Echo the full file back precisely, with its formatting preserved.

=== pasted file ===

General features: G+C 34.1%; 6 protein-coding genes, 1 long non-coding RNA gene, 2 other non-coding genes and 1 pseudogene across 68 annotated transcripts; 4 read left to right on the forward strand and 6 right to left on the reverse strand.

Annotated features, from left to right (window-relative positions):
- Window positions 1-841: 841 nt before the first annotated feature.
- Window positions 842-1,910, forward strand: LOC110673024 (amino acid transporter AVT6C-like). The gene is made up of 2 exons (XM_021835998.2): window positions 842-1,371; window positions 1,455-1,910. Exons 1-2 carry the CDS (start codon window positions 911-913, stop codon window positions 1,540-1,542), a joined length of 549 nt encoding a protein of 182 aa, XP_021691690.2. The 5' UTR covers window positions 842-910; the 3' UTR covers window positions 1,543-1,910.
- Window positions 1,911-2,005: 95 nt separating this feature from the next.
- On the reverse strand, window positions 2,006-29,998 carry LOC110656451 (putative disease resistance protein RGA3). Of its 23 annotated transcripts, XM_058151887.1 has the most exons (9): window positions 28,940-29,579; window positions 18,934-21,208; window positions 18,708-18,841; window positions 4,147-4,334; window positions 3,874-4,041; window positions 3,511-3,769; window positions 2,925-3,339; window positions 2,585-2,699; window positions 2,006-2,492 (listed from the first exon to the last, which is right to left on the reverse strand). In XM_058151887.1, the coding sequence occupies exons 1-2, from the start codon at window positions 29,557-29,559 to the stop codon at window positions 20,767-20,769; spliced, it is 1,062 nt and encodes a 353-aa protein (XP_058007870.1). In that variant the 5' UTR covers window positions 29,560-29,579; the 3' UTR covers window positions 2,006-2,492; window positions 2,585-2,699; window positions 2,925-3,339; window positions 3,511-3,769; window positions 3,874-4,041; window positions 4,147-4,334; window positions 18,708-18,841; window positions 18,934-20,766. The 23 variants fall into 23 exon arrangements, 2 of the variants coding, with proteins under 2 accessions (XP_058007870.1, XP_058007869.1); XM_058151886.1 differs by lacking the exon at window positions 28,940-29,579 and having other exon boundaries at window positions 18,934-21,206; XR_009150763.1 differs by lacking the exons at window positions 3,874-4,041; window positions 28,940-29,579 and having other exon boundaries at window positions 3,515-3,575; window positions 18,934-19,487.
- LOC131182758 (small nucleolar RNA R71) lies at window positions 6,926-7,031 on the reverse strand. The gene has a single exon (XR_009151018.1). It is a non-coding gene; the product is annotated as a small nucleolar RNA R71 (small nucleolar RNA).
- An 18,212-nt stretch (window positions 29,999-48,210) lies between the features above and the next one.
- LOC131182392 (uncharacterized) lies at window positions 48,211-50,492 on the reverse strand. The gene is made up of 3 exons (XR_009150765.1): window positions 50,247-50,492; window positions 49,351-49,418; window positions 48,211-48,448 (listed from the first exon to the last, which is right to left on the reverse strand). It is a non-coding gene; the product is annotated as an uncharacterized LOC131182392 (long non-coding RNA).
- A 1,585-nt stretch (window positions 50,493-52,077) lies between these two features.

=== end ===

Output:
General features: G+C 34.1%; 6 protein-coding genes, 1 long non-coding RNA gene, 2 other non-coding genes and 1 pseudogene across 68 annotated transcripts; 4 read left to right on the forward strand and 6 right to left on the reverse strand.

Annotated features, from left to right (window-relative positions):
- Window positions 1-841: 841 nt before the first annotated feature.
- Window positions 842-1,910, forward strand: LOC110673024 (amino acid transporter AVT6C-like). The gene is made up of 2 exons (XM_021835998.2): window positions 842-1,371; window positions 1,455-1,910. Exons 1-2 carry the CDS (start codon window positions 911-913, stop codon window positions 1,540-1,542), a joined length of 549 nt encoding a protein of 182 aa, XP_021691690.2. The 5' UTR covers window positions 842-910; the 3' UTR covers window positions 1,543-1,910.
- Window positions 1,911-2,005: 95 nt separating this feature from the next.
- On the reverse strand, window positions 2,006-29,998 carry LOC110656451 (putative disease resistance protein RGA3). Of its 23 annotated transcripts, XM_058151887.1 has the most exons (9): window positions 28,940-29,579; window positions 18,934-21,208; window positions 18,708-18,841; window positions 4,147-4,334; window positions 3,874-4,041; window positions 3,511-3,769; window positions 2,925-3,339; window positions 2,585-2,699; window positions 2,006-2,492 (listed from the first exon to the last, which is right to left on the reverse strand). In XM_058151887.1, the coding sequence occupies exons 1-2, from the start codon at window positions 29,557-29,559 to the stop codon at window positions 20,767-20,769; spliced, it is 1,062 nt and encodes a 353-aa protein (XP_058007870.1). In that variant the 5' UTR covers window positions 29,560-29,579; the 3' UTR covers window positions 2,006-2,492; window positions 2,585-2,699; window positions 2,925-3,339; window positions 3,511-3,769; window positions 3,874-4,041; window positions 4,147-4,334; window positions 18,708-18,841; window positions 18,934-20,766. The 23 variants fall into 23 exon arrangements, 2 of the variants coding, with proteins under 2 accessions (XP_058007870.1, XP_058007869.1); XM_058151886.1 differs by lacking the exon at window positions 28,940-29,579 and having other exon boundaries at window positions 18,934-21,206; XR_009150763.1 differs by lacking the exons at window positions 3,874-4,041; window positions 28,940-29,579 and having other exon boundaries at window positions 3,515-3,575; window positions 18,934-19,487.
- LOC131182758 (small nucleolar RNA R71) lies at window positions 6,926-7,031 on the reverse strand. The gene has a single exon (XR_009151018.1). It is a non-coding gene; the product is annotated as a small nucleolar RNA R71 (small nucleolar RNA).
- An 18,212-nt stretch (window positions 29,999-48,210) lies between the features above and the next one.
- LOC131182392 (uncharacterized) lies at window positions 48,211-50,492 on the reverse strand. The gene is made up of 3 exons (XR_009150765.1): window positions 50,247-50,492; window positions 49,351-49,418; window positions 48,211-48,448 (listed from the first exon to the last, which is right to left on the reverse strand). It is a non-coding gene; the product is annotated as an uncharacterized LOC131182392 (long non-coding RNA).
- A 1,585-nt stretch (window positions 50,493-52,077) lies between these two features.